AI News

Coffee Briefing Feb. 6 – AWS and University of Alberta collaborate to launch AI centre; Cisco survey reveals data privacy trends; ISED seeks to give Indigenous applicants priority access to spectrum; and more

Coffee Briefings are timely deliveries of the latest ITWC headlines, interviews, and podcasts. Today’s Coffee Briefing is delivered by IT World Canada’s editorial team! 

Missed the last Coffee Briefing? We’ve got you covered.

AWS and University of Alberta team up to launch new AI centre

Amazon Web Services (AWS) and the University of Alberta have teamed up to launch a new centre: the Artificial Intelligence Discovery Place.

Located in U of A’s downtown Enterprise Square campus, the centre seeks to accelerate the speed of discovery for researchers and make artificial intelligence more accessible to Edmonton’s tech scene.

“To unlock the full potential of AI to tackle the world’s most challenging problems, we need to make AI education and services accessible to anyone,” said Coral Kennett, AWS Canada Education Lead. “With the Artificial Intelligence Discovery Place, AWS and the University of Alberta are working together to democratize access to AI technology. We cannot wait to see how faculty, students, and industry use AWS cloud services to advance groundbreaking research in all areas of society.”

The two organizations have been working together since 2016. The U of A was one of the first Canadian universities to sign on with AWS to innovate faster with the cloud.

Businesses recognize they need to do more to reassure customers on data privacy: Cisco



Ninety-one per cent of businesses acknowledge they need to do more to reassure customers that their data is used for intended and legitimate purposes in artificial intelligence, Cisco revealed in a survey of 2,600 privacy and security professionals across 12 geographies.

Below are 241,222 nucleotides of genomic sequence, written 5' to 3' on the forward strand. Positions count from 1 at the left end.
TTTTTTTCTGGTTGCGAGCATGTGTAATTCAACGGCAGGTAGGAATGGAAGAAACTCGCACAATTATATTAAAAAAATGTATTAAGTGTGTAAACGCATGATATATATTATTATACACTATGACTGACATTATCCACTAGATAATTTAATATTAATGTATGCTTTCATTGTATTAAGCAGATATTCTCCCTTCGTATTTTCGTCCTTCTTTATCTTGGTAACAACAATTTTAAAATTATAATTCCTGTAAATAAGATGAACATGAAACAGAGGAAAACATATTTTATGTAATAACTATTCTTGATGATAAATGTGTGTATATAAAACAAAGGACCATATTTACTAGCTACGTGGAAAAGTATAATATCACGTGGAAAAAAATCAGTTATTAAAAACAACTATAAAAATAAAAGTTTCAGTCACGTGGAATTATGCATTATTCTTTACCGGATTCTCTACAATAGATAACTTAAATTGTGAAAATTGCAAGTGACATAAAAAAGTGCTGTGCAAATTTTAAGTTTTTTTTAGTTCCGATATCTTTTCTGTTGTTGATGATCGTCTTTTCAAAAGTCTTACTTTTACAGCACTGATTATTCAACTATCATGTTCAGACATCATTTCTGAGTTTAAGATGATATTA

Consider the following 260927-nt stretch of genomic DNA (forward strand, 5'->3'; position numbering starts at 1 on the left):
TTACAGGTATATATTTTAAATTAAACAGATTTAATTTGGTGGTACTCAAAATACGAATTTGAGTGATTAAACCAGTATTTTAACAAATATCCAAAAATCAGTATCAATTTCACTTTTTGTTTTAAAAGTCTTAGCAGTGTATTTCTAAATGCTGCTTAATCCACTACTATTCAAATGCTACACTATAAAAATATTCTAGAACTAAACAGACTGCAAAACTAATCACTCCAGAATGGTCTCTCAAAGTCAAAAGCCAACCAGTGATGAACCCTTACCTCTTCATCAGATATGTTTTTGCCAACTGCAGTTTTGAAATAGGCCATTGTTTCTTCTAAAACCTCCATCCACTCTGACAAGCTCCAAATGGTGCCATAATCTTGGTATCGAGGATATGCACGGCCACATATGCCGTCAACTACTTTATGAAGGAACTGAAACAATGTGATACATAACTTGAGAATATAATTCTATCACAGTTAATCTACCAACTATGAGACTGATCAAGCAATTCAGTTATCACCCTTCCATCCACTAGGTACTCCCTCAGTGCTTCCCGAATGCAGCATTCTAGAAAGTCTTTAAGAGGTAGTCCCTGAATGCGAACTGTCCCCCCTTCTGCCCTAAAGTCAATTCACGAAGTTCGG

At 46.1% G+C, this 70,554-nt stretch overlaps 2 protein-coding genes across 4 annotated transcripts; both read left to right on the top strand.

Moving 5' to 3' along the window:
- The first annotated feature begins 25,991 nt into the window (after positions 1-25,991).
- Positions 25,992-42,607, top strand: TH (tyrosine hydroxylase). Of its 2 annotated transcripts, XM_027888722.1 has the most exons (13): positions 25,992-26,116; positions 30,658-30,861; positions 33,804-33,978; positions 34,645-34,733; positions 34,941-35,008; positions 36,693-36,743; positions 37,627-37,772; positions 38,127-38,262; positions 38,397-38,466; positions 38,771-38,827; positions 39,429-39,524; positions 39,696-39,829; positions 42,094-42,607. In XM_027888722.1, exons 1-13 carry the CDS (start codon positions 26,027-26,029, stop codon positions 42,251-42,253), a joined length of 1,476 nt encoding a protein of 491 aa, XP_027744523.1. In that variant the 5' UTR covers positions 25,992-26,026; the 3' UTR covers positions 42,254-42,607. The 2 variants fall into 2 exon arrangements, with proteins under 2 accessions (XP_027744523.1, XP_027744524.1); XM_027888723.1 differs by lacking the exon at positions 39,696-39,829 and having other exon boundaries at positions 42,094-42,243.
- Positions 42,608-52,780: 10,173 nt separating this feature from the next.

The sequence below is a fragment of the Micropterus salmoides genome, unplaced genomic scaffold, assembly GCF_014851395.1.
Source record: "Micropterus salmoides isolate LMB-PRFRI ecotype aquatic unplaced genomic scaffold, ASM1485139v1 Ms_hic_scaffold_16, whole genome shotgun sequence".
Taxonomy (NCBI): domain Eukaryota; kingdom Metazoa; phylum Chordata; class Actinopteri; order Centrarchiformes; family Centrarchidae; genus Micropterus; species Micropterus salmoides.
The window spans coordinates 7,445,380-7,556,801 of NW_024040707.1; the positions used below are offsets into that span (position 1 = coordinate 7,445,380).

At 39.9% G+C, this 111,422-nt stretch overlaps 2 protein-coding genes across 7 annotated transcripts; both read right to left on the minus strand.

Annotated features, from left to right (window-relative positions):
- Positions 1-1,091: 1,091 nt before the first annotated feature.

More than 90 per cent of respondents believe GenAI requires new techniques to manage data and risk; 63 per cent have established limitations on what data can be entered; 61 per cent  have limits on which GenAI tools can be used by employees; and 27 per cent said their organization had banned GenAI applications altogether.

A whopping 98 per cent of organizations are also touting the importance of external privacy certifications as a factor in buying decisions, which Cisco said is the highest they’ve seen over the years.

“94 per cent of respondents said their customers would not buy from them if they did not adequately protect data,” explained Harvey Jang, Cisco vice president and chief privacy officer. “They are looking for hard evidence that the organization can be trusted. Privacy has become inextricably tied to customer trust and loyalty. This is even more true in the era of AI, where investing in privacy better positions organizations to leverage AI ethically and responsibly.”

Accordingly, over the past five years, privacy spending has more than doubled, benefits have gone up, and returns remained strong, with 95 per cent of organizations indicating that privacy’s benefits exceed its costs.

Eighty per cent of respondents even claimed that privacy laws have had a positive impact on them, despite the costs and requirements that come along with regulation, notably as they cited compliance with privacy laws and avoiding data breaches as some of their top priorities.

Toronto quantum company introduces a PhD fellowship in quantum machine learning in partnership with Qatar-based university

Photonic quantum computing company Xanadu has announced that it will collaborate with Hamad Bin Khalifa University’s (HBKU) Qatar Center for Quantum Computing (QC2) on a PhD fellowship in quantum machine learning.

This collaboration is an extension of the partnership established in November 2023 which aims to train and educate a quantum-ready workforce in Qatar.

HBKU’s QC2 offers several PhD fellowships to students focused on theoretical and experimental research related to quantum information science. Fellowship recipients may also receive a fully funded scholarship. However, this year, students have a unique opportunity to travel to Xanadu HQ in Toronto, Canada, for a 1-2 month internship.

“We look forward to welcoming HBKU students to Xanadu and continuing to work alongside the university to offer training and educational materials and grow the quantum workforce in Qatar,” said Christian Weedbrook, Xanadu founder and chief executive officer.

ISED to give indigenous applicants priority access to spectrum